Naturally, thoughts then turned to the conflict between data sharing and how it is being used (and misused) in the digital present and whether the end consumer will see any additional value in fintech future.

“I think people are wondering if it’s now worth the trade off,” said Abrahams.

Caywood added: “It’s all thrown in the T&Cs and no one reads it. We have to ensure how you authorise that data sharing and make it clear to customers and that they can revoke it. ‘It’s in the policy’ isn’t a fair response.”

We’re really just seeing the very start of what open banking can do for consumers.

Megan Caywood, Head of Digital Strategy at Barclays

To keep things more upbeat, the Scrooges outlined the one thing they’re most excited about. And not to get all competitive with our cousins across the pond who think NYC rules, but Abrahams was adamant:

“London has always been a great financial centre. What I’m excited about is a set of fintechs from the city now going global. We should be proud of this city, especially at such an interesting time”.

Revolut’s Davies also called out the real choice SMEs have for services that work for them: “they’d been forgotten for so long and now it feels like this demographic is being served. For 10 years it was a wasteland”.

Fintech future (and some artistic licence)

So as Scrooge had clearly seen, the past was analogue and the present is digitised but the future ahead can be so very, very different.

Onto the stage came the one and only Jason Bates, who rightly mentioned that in the original text, this ghost doesn’t speak, he merely points. Wouldn’t make for a great podcast, so we took a little more artistic licence.

This panel this wasn’t about the death of FS – there won’t be an unloved grave – but there might be a messy decomposition.

“We’ve spent a lot of money backing a lot of new horses… we talk about being a tech firm in payments rather than a card firm. We’re agnostic to how payments get to where they need to – we want to layer services on top of it,” countered Mastercard’s Abrahams.

Caywood cautioned that while a lot has seemingly happened in the last five years, the pace of change will accelerate. “We’re really just seeing the very start of what open banking can do for consumers. Now customers have more choice, more transparency around those choices. It’s going to get very price competitive”.

Scale is always an issue and there are plenty of mid-sized banks struggling

Richard Davies, COO, Revolut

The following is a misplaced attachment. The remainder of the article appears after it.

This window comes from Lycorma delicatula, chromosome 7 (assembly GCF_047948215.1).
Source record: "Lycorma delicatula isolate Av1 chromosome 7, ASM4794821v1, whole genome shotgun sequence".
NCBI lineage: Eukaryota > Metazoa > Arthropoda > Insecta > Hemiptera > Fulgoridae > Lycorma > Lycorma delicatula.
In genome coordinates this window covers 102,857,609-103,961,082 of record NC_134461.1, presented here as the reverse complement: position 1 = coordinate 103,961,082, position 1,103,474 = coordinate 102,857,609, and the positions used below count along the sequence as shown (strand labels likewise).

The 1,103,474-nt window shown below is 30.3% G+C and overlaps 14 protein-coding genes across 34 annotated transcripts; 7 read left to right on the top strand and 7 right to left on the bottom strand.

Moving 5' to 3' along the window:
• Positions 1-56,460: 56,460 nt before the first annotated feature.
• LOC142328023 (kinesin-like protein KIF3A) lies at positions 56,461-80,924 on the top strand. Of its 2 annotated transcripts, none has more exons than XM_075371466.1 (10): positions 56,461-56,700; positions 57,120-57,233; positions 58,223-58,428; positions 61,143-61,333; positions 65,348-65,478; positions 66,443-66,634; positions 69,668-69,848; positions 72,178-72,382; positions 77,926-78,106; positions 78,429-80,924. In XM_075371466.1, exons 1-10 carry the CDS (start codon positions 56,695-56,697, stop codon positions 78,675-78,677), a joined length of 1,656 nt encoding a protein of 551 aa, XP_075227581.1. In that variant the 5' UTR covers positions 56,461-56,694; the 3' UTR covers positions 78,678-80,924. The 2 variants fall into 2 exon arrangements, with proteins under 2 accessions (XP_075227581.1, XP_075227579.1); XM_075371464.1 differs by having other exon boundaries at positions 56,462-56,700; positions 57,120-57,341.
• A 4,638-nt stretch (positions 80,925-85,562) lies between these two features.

So perhaps the biggest changes surround the intelligent services that sit on top of existing infrastructure. The ones that solve for customer jobs to be done and for particular communities and groups. It also raises the spectre that more non-financial players could take a bigger share of wallet.

“Is that not today?" asked Abrahams. “The tech sector shows us you start with lots of players and over time it consolidates. If banking follows that model then who knows. I do think regulators would step in given the issues we’ve seen over the last decade”.

Revolut’s Davies concluded:“It’s interesting as there’s two ends... I believe niche players can always find a market. But scale is always an issue and there are plenty of mid-sized banks struggling”.

As Scrooge himself said “No space of regret can make amends for one life's opportunity misused”. We have seen financial services’ analogue past, its digitised present and its digital future in all of its glory.

The opportunity of this industry is focussed on creating services and products that serve the underserved and overcharged around the globe. There are fintech founders, CEOs and teams in banks looking to change this industry with purpose and on purpose. They do this not just to line their own pockets but to change the lives of people around the world.

On that note, huge thanks to sponsors for the evening, Mastercard and Soldo, and to our gracious hosts Revolut.

Finally, thank you to the amazing crowd, who dug deep and in the spirit of giving and raised a significant amount for Save the Children, our chosen charity for the night. The organisation does an amazing job all over the globe and these funds will be going to repair 11 schools in Mozambique that were destroyed in the recent cyclone. So thank you to everyone who contributed and all the fintech firms that so kindly donated prizes to the raffle. You rule.

If you couldn’t make After Dark, don’t worry, we’re not going to Scrooge you on this. As an early Christmas present you can listen to the entire show here.